1911 Encyclopædia Britannica/Craven, William Craven, Earl of
CRAVEN, WILLIAM CRAVEN, Earl of (1608–1697), eldest son of Sir William Craven, lord mayor of London, and of Elizabeth, daughter of Alderman William Whitmore, was born in June 1608, matriculated at Trinity College, Oxford, in 1623, and joined the society of the Middle Temple in 1624. He had already inherited his father’s vast fortune by the latter’s death in 1618, and before he came of age he had distinguished himself in the military service of the princes of Orange. Returning home he was knighted and created Baron Craven of Hampstead Marshall in Berkshire in 1627. He early showed enthusiasm for the cause of the unfortunate king and queen of Bohemia, driven from their dominions, and in 1632 joined Frederick in a military expedition to recover the Palatinate, meeting Gustavus Adolphus at Höchst, whose praise he gained by being the first, though wounded, to mount the breach at the capture of Kreuznach on the 22nd of February. The Swedish king, however, refused to allow the elector an independent command for the defence of the Palatinate, and Craven returned to England. In May 1633 he was placed on the council of Wales. In 1637 he took part in a second expedition in aid of the palatine family on the Lower Rhine, with the young elector Charles Louis and his brother Rupert, and offered as a contribution the sum of £30,000, but their forces were defeated near Wessel and Craven wounded and taken prisoner together with Rupert. He purchased his freedom in 1639, and then joined the small court of the exiled queen Elizabeth at the Hague and at Rhenen, supplying her generously with funds on the cessation of her English pension owing to the outbreak of the Civil War. He contributed also large sums in aid of Charles I., and, after his execution, of Charles II., the amount bestowed upon the latter being alone computed at £50,000, notwithstanding that since 1651 the greater part of his estates had been confiscated by the parliament and his house at Caversham reduced to ruins. At the Restoration he accompanied Charles to England, regained his estates, and was rewarded with offices and honours. He was made colonel of several regiments including the Coldstream, and in 1667 lieutenant-general and also high steward of Cambridge University. In 1666 he became a privy councillor, but was not included later in 1679 in Sir William Temple’s remodelled council. In 1668 he became a governor of the Charterhouse, was appointed lord-lieutenant of Middlesex, and master of the Trinity House in 1670; and in 1673 a commissioner for Tangier. He was one of the lords proprietors of Carolina and a member of the Fishery Committee.
In March 1664 he was created viscount and earl of Craven. Meanwhile his devotion to the interests of the queen of Bohemia was unceasing, and on her return to England he offered her hospitality at his house in Drury Lane, where she remained till February 1662. At her death, within a fortnight afterwards, she bequeathed to Craven her papers and her valuable collection of portraits, but there is no foundation for the belief entertained later that she had married him. In 1682 he became the guardian of Ruperta, the natural daughter of his old comrade in arms, Prince Rupert. He was again made a privy councillor and lieutenant-general of the forces by James on his accession, and at the age of eighty was in command of the Coldstreams at Whitehall on the 17th of December 1688 when the Dutch troops arrived. He refused to withdraw them at the bidding of Count Solms, the Dutch commander, but obeyed later James’s own orders to retire. His public career now closed and he filled no office after the revolution. Although his claims upon the gratitude of the Stuart royal family were immense, Craven had never been considered a possible candidate for high political place. His ability was probably small, and he is spoken of with little respect in the Verney Papers and by the electress Sophia in her Memoirs. The latter retails some foolish observations made by Craven, and Pepys was disgusted at his coarse and stupid jests at the Fishery Board, where his “very confused and very ridiculous proceedings” are also censured. His military prowess, however, his generosity and his public spirit are undoubted. He showed great activity during the plague and fire of London. He was a patron of letters and a member of the Royal Society. He inherited Combe Abbey near Coventry from his father, and purchased Hampstead Marshall in Berkshire, where he built a house on the model of Heidelberg Castle.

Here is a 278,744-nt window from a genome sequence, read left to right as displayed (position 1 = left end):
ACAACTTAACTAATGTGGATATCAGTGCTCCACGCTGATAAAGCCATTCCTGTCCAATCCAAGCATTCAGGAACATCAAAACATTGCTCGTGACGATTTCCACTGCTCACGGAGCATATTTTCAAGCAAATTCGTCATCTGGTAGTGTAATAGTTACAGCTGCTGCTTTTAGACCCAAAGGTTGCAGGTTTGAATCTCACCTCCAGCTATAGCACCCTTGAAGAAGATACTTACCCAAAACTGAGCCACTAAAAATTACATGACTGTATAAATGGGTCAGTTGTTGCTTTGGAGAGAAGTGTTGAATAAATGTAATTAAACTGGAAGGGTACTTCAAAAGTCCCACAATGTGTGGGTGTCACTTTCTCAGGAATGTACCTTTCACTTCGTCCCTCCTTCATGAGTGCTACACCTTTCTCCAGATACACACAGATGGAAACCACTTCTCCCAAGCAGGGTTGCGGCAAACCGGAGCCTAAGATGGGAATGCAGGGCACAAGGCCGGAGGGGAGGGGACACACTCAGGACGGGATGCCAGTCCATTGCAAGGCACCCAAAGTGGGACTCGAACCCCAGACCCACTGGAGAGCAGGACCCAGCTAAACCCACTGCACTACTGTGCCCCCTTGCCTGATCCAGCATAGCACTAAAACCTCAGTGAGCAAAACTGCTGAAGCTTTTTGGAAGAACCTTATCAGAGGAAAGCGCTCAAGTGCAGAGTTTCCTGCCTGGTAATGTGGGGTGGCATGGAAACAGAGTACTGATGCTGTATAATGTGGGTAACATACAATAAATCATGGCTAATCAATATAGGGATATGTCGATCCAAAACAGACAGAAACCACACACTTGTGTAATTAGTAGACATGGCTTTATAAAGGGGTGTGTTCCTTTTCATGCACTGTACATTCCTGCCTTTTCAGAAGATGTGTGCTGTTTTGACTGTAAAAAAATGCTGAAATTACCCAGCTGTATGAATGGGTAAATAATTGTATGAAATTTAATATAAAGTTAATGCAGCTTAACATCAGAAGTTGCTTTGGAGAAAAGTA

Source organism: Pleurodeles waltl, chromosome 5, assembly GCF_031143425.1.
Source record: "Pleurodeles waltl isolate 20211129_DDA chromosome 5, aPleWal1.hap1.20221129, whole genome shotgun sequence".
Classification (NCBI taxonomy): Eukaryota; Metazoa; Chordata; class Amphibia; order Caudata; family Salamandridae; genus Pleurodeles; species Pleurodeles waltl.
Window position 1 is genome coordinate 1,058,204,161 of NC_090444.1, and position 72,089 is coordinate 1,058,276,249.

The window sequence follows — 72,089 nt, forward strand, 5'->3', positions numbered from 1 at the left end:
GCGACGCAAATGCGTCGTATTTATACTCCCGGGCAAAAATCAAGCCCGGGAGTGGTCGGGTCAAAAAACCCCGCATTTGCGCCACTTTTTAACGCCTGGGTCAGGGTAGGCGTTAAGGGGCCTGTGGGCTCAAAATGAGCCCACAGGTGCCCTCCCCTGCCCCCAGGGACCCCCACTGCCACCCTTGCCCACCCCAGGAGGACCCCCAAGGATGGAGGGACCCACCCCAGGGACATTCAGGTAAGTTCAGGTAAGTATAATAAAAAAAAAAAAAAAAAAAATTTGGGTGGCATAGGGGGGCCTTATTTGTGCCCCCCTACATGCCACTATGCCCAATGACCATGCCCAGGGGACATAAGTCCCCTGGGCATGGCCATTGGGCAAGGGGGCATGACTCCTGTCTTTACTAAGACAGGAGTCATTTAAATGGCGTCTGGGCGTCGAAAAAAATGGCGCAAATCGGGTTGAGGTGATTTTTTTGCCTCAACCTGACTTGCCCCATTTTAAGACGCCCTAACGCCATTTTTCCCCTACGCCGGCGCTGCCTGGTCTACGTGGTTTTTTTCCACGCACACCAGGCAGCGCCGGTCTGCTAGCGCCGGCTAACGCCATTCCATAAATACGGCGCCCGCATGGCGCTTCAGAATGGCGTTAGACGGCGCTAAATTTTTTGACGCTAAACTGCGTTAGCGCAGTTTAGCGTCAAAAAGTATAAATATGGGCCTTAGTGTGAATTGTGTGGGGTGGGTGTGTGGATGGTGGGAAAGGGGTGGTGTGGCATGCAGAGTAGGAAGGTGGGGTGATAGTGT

He died unmarried on the 9th of April 1697, when the earldom became extinct, the barony passing by special remainder to his cousin William, 2nd Baron Craven; the present earl of Craven (the earldom being revived in 1801) is descended from John, a younger brother of the latter. The first Lord Craven’s brother John, who was created Baron Craven of Ryton in Shropshire and who died in 1648, was the founder of the Craven scholarships at Oxford and Cambridge universities, of which the first was awarded in 1649.
Bibliography.—See the article in the Dict. of Nat. Biography (and Errata); Lives of the Princesses of England (Elizabeth, eldest daughter of James I.), vol. vi., by M. A. E. Green (1854); Memoirs of Elizabeth Stuart, by Miss Benger (1825); Memoiren der Herzogin Sophie, ed. by A. Köcher in Publ. aus den k. preussischen Staatsarchiven, Bd. iv. (1879); “Briefe der Elisabeth Stuart” in Bibliothek des litterarischen Vereins (Stuttgart, 1903), 155, 157; G. E. C.’s Complete Peerage (1889), ii. 404; Lives and Characters of the Most Illustrious Persons (1713), p. 546; Macaulay’s Hist. of England, ii. 584 (1858); Verney Papers (Camden Soc., 1853); Cal. of St. Pap. Dom.; Tracts relating to the confiscation of his estate in Cat. of the British Museum. Much information also doubtless exists in the Craven MSS. at Combe Abbey. (P. C. Y.)